VIDEO: Akamai’s Chief Security Officer Andy Ellis explains how distributed denial-of-service (DDoS) protection is improving, even as the basic attack methods remain the same.
Akamai is well-known in the Web world for its capabilities as a content delivery network (CDN) provider.
Akamai is also a leading vendor in the IT security space with distributed denial-of-service (DDoS) capabilities that have recently been expanded, thanks to the $370 million acquisition of data center DDoS vendor Prolexic.
In a video interview with eWEEK, Akamai Chief Security Officer Andy Ellis, explains how the Prolexic technology is now enhancing the DDoS mitigation capabilities at Akamai. Ellis also provides insight into the current generation of DDoS attacks, which surprisingly are not all that different from the DDoS attacks of 20 years ago.
Ellis explained that what Akamai was able to do before the Prolexic acquisition was focused around Website defense. Prolexic’s technology, in contrast, is about being able to protect data centers across multiple protocols.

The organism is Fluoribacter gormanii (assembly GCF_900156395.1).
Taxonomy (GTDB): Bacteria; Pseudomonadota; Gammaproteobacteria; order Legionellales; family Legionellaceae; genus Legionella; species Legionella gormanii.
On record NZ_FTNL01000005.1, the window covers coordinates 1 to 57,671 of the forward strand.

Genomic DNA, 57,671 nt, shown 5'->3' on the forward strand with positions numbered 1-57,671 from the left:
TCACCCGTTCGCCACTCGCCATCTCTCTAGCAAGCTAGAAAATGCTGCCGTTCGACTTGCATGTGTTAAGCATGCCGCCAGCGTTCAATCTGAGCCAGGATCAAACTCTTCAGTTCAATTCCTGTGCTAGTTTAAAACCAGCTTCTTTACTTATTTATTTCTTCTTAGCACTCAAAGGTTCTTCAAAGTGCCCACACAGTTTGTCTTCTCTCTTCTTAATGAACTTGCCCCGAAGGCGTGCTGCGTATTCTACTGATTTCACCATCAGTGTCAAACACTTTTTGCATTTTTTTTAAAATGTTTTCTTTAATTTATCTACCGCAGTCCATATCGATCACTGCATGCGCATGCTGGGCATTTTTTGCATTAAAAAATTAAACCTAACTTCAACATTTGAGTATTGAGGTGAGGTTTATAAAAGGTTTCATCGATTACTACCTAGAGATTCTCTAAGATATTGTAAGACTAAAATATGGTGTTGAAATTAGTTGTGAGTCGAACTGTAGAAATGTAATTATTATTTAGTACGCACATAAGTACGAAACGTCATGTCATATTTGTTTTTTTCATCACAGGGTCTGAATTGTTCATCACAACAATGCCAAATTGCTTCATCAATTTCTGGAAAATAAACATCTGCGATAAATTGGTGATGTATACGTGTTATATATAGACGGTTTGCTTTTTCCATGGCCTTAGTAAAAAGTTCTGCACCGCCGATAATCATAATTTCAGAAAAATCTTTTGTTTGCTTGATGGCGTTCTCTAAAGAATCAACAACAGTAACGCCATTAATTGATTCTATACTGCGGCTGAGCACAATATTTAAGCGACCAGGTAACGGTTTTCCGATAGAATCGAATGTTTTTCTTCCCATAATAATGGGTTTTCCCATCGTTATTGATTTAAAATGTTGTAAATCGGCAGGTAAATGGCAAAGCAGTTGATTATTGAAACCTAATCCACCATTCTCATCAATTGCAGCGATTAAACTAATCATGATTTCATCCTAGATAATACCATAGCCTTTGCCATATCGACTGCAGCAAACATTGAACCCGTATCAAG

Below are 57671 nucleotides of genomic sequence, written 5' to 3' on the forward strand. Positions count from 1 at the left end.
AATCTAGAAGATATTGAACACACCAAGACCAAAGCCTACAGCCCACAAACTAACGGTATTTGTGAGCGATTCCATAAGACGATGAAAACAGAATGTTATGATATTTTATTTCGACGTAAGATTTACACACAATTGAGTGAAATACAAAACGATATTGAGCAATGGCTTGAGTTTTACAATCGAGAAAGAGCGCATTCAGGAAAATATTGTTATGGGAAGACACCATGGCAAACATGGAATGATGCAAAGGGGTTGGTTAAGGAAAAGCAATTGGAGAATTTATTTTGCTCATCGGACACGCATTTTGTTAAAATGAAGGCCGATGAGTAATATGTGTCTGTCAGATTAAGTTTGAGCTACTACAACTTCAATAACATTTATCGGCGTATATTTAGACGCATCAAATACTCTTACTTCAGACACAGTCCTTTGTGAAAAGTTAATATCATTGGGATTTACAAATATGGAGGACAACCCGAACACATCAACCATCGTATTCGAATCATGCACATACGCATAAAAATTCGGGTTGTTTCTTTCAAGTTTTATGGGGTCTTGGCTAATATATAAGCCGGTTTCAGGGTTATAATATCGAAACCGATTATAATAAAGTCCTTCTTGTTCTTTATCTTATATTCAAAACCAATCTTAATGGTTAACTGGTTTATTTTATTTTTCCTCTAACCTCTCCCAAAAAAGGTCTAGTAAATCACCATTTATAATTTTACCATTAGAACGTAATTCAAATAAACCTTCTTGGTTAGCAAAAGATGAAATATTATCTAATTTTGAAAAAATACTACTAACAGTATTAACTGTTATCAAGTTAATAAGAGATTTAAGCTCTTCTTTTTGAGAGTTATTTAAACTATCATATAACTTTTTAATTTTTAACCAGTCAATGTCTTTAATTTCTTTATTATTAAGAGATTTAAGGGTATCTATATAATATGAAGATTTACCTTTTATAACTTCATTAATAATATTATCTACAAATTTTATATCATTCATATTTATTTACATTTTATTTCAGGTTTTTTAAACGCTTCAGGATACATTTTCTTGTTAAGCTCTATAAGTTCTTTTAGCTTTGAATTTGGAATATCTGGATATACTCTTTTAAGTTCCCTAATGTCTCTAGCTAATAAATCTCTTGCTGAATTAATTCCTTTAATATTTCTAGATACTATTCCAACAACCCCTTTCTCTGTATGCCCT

Akamai’s customers will now be able to benefit from the Prolexic operations model as well as Akamai’s network scale in defending against DDoS attacks.
While the volume of DDoS attacks is now growing, Ellis noted that, from a tactics perspective, some of the same techniques used 20 years ago by attackers are still in play in 2014.
“20 years ago, we saw this myriad of reflection attacks,” Ellis said. “Where people would send UDP packets against one set of systems that would reflect back at a target to create a DDoS condition.”
In 2014, reflection attacks are once again in the news. In February 2014, one of the largest DDoS attacks ever reported hit the Internet and leveraged a Network Timing Protocol (NTP) reflection attack.
Ellis added,”Everything that is old is new again.”
While the total bandwidth used in DDoS attacks has grown as high as 400G bps according to cloud security vendor CloudFlare, Ellis doesn’t put much stock in the actual bandwidth figures.
“We don’t tend to look very carefully at networking-level traffic for precise measurement, partly because of the way our network is operated,” Ellis said. “It’s like trying to count the water that is lapping up against your seawall; you don’t worry about it until the water is high enough to come over the top of your seawall.”
Watch the full video interview with Andy Ellis, CSO at Akamai, below:
Sean Michael Kerner is a senior editor at eWEEK and InternetNews.com. Follow him on Twitter @TechJournalist.